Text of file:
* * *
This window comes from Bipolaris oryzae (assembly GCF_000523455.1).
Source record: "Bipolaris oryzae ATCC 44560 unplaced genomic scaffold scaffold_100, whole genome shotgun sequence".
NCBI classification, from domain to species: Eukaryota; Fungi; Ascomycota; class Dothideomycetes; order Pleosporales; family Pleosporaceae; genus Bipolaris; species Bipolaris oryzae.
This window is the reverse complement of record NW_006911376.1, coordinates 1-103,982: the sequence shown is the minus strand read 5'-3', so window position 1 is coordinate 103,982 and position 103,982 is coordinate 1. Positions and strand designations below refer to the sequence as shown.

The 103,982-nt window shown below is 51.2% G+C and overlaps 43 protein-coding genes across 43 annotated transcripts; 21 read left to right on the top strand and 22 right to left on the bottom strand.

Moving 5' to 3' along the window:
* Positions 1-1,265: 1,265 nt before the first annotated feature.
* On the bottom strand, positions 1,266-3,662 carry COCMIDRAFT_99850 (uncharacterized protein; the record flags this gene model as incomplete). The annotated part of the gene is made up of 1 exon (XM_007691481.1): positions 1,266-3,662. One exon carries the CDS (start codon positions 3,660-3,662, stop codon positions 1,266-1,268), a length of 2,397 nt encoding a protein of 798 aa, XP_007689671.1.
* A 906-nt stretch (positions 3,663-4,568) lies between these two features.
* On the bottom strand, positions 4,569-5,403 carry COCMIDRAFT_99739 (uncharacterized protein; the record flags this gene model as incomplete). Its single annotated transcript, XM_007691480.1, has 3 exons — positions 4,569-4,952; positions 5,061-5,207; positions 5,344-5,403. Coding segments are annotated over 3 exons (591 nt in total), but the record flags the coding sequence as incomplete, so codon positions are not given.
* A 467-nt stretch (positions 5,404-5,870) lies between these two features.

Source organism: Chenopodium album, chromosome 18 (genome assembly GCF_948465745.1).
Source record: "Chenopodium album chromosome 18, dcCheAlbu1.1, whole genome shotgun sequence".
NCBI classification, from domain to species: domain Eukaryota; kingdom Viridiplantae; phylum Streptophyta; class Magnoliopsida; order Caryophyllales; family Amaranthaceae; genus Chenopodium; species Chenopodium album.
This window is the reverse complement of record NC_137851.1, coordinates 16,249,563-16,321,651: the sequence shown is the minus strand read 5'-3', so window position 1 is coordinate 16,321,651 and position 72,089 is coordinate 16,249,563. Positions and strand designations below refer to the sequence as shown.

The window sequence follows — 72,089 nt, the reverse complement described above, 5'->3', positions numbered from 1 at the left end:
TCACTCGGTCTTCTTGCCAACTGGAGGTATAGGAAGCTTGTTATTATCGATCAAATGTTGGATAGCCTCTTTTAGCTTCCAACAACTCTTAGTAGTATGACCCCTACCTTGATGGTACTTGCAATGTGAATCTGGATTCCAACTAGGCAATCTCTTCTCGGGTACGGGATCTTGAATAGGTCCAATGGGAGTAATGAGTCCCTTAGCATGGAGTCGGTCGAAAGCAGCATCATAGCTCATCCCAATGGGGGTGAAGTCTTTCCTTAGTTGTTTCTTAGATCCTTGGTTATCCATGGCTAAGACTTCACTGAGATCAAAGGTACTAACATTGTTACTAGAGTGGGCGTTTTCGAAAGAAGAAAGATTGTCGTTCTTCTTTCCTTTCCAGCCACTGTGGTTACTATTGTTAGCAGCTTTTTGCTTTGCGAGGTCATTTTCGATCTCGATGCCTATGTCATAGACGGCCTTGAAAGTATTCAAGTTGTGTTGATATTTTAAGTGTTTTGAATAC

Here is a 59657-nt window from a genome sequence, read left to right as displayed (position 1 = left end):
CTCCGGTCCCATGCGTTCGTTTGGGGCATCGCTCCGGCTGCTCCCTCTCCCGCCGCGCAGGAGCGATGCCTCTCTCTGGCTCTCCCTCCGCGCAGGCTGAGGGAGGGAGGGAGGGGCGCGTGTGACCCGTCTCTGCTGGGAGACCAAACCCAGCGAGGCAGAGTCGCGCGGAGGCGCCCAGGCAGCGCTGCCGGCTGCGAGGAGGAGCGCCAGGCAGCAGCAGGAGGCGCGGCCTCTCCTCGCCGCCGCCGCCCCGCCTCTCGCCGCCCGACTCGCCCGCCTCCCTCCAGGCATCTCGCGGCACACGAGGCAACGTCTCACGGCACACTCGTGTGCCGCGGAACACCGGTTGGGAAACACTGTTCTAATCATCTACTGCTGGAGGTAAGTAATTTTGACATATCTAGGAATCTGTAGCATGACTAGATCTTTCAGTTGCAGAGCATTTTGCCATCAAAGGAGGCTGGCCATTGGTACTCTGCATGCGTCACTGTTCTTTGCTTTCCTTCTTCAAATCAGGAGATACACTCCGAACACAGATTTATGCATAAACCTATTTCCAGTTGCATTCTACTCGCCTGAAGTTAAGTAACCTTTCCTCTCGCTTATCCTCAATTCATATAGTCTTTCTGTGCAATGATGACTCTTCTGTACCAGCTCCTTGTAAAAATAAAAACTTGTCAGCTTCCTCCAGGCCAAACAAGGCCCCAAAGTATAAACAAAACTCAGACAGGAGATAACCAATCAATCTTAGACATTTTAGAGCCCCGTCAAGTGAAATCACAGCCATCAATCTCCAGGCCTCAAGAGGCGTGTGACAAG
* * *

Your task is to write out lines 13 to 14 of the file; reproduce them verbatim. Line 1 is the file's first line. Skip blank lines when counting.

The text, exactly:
Source record: "Chenopodium album chromosome 18, dcCheAlbu1.1, whole genome shotgun sequence".
NCBI classification, from domain to species: domain Eukaryota; kingdom Viridiplantae; phylum Streptophyta; class Magnoliopsida; order Caryophyllales; family Amaranthaceae; genus Chenopodium; species Chenopodium album.